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Poor mental health, more accidents

It was Mental Health Awareness Week from 13 to 19 May, and among the stories that caught our attention was a survey by insurer QBE. The survey suggests that of the UK’s 3.1 million construction workers, 682,000 – or 22% - have sustained injuries while suffering from poor mental health.

While there is a lot of extrapolation involved in that figure – the survey, conducted by Opinion Research, involved 362 workers - common sense says that if someone’s mind isn’t totally focussed while carrying out a potentially dangerous task, there is higher risk of injury.  The QBE research found that 50% of construction workers often worked in potentially dangerous situations such as operating machinery or working at height while experiencing poor mental health.

Now some procurers are starting to assess contractors on their mental health policies at tender.  In March this year, Halton Borough Council announced that all future construction tenders would require the main contractor to include a statement on the mental health of staff and subcontractors, which would be scored. Halton believes it is the first council to do this.

Other research, conducted by software company Causeway in November 2023, also indicates a similar level of risk. Its survey of 1,439 construction workers, carried out by visiting sites found that 56% of them had experienced mental health problems. The top five mental health problems were anxiety, depression, fatigue linked to low mood, lack of self-confidence and feeling overwhelmed – all of which can impact on concentration.

Many tier 1 construction companies already have mental health policies in place, including measures such as mental health first aiders and help lines for their own and supply chain members’ employees. But experts have argued that clients should be more proactive in assessing bidders’ strategies.

A 2022 report from the All Party Parliamentary Group (APPG) on issues affecting men and boys, Tackling Male Suicide, recommended that mandatory mental health clauses should be included in procurement frameworks. It also recommended that suicides should be disclosed as a RIDDOR (Reporting of Injuries, Diseases and Dangerous Occurrences Regulations) incident.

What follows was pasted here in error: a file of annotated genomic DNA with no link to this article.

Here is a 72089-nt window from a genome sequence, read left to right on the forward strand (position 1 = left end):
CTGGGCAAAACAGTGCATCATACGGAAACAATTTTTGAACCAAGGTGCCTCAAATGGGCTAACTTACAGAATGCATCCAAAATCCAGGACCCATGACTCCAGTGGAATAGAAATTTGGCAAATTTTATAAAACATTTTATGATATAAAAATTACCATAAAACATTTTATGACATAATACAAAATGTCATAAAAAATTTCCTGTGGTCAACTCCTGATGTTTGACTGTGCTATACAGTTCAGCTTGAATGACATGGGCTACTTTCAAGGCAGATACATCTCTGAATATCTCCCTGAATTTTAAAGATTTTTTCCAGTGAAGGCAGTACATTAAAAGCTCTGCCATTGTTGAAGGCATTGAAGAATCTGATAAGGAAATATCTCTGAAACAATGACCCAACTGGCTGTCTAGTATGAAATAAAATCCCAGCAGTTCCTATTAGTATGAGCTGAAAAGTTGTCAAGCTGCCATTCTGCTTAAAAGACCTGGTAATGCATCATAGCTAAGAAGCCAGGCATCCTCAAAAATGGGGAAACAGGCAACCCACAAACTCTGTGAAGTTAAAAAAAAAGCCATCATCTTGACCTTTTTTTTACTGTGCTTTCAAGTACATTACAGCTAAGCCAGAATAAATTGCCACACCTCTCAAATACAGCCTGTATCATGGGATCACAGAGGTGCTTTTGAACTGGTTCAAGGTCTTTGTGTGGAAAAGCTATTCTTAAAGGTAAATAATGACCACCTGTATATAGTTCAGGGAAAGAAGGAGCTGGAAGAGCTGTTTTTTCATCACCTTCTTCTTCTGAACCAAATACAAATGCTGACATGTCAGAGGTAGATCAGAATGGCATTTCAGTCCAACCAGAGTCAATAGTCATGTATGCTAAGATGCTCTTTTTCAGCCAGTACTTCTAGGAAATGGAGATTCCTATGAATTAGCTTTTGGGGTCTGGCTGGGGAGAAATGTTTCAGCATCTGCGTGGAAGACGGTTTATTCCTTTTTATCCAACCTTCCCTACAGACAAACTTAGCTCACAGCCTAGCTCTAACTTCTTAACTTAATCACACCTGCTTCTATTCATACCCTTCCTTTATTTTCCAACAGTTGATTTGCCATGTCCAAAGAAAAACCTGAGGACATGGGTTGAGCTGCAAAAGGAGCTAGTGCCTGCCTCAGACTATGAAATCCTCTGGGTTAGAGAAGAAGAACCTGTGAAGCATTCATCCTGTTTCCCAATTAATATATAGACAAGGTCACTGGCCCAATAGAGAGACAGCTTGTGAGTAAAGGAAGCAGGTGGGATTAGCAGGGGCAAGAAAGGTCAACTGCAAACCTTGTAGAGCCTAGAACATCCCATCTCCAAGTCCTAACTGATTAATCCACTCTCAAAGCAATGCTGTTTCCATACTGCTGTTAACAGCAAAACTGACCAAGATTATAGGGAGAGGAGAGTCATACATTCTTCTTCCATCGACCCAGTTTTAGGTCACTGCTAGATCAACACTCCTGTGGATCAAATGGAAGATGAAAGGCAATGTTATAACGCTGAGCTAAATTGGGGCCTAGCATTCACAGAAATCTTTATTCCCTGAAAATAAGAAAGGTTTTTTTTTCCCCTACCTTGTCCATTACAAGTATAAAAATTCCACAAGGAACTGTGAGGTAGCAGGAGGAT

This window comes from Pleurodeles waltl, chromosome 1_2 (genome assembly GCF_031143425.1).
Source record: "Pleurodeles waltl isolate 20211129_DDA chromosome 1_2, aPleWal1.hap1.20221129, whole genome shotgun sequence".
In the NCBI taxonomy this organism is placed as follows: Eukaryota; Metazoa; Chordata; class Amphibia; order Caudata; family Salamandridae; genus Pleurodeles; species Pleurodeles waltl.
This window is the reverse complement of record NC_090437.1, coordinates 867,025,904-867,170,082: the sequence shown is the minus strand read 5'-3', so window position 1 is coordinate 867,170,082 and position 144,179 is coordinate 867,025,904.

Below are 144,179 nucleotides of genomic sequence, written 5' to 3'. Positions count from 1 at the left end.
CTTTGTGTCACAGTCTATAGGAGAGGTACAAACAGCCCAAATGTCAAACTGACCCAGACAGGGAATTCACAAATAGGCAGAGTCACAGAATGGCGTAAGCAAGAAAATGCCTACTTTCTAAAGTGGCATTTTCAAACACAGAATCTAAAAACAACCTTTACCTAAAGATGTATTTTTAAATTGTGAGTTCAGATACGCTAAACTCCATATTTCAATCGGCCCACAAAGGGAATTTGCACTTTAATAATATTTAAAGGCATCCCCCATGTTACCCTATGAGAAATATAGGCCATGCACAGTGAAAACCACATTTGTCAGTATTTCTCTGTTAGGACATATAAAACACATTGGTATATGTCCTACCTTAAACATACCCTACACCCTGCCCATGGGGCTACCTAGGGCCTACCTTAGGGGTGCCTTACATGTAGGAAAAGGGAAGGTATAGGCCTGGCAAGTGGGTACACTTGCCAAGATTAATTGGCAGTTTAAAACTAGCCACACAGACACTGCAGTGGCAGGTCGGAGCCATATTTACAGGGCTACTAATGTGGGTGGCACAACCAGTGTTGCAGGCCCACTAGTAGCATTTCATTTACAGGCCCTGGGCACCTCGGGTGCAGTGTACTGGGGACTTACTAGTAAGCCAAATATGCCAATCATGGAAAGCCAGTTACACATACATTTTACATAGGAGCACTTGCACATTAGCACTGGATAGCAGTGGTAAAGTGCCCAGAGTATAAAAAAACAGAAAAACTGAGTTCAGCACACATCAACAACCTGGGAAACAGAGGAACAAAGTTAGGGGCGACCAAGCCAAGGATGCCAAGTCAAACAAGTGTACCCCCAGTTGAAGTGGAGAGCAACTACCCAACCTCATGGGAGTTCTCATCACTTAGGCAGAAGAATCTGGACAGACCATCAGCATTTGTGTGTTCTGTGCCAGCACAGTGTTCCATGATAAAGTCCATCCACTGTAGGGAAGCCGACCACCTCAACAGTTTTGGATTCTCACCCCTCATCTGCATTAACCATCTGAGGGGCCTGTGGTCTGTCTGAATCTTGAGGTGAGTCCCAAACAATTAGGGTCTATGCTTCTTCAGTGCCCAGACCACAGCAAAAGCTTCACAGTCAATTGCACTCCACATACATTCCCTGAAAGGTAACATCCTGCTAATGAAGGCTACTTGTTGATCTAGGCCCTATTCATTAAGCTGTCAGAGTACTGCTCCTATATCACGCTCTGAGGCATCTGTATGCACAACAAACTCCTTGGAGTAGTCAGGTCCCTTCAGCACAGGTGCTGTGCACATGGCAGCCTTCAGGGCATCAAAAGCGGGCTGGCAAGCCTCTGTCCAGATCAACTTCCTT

Latest Office of National Statistics (ONS) data - from 2021, published in 2022 - shows that construction workers are 10 times more likely to die by suicide than as a result of a workplace accident and four times more likely than the general population. The Causeway research found that 12% of construction workers surveyed had experienced, or were experiencing, suicidal thoughts.

Construction framework company Pagabo was the first one to follow the APPG advice, when it added clauses on mental health policies to its contract at the end of 2022. And when it retendered its professional services construction framework in 2023, it increased its tender period to reduce stress for those working on bids.

Given QBE’s findings, it appears that using tender clauses that mandate and assess mental health strategies could reduce accidents on site and potentially lower the risk of suicides. Even without specific clauses, all employers have a duty of care to protect the mental health of those working for them.

For companies who want to make a start with setting and implementing mental health strategies, there are free resources online, some of which are listed below. For any individuals who may be experiencing mental health issues, resources are also listed.


Resources for individuals:

Mates in Mind

·      text “BeAMate” to 85258 to access free and confidential mental health support service from trained volunteers

·      List of other free, confidential support services

The Lighthouse Construction Industry Charity

·      24/7 Construction Industry Helpline, call 0345 605 1956

·      Text HARDHAT to 85258 if you would rather text



·      Call 116 122


Resources for companies:

Work Right

Mates in Mind

·      Managing and reducing workplace stress handbook



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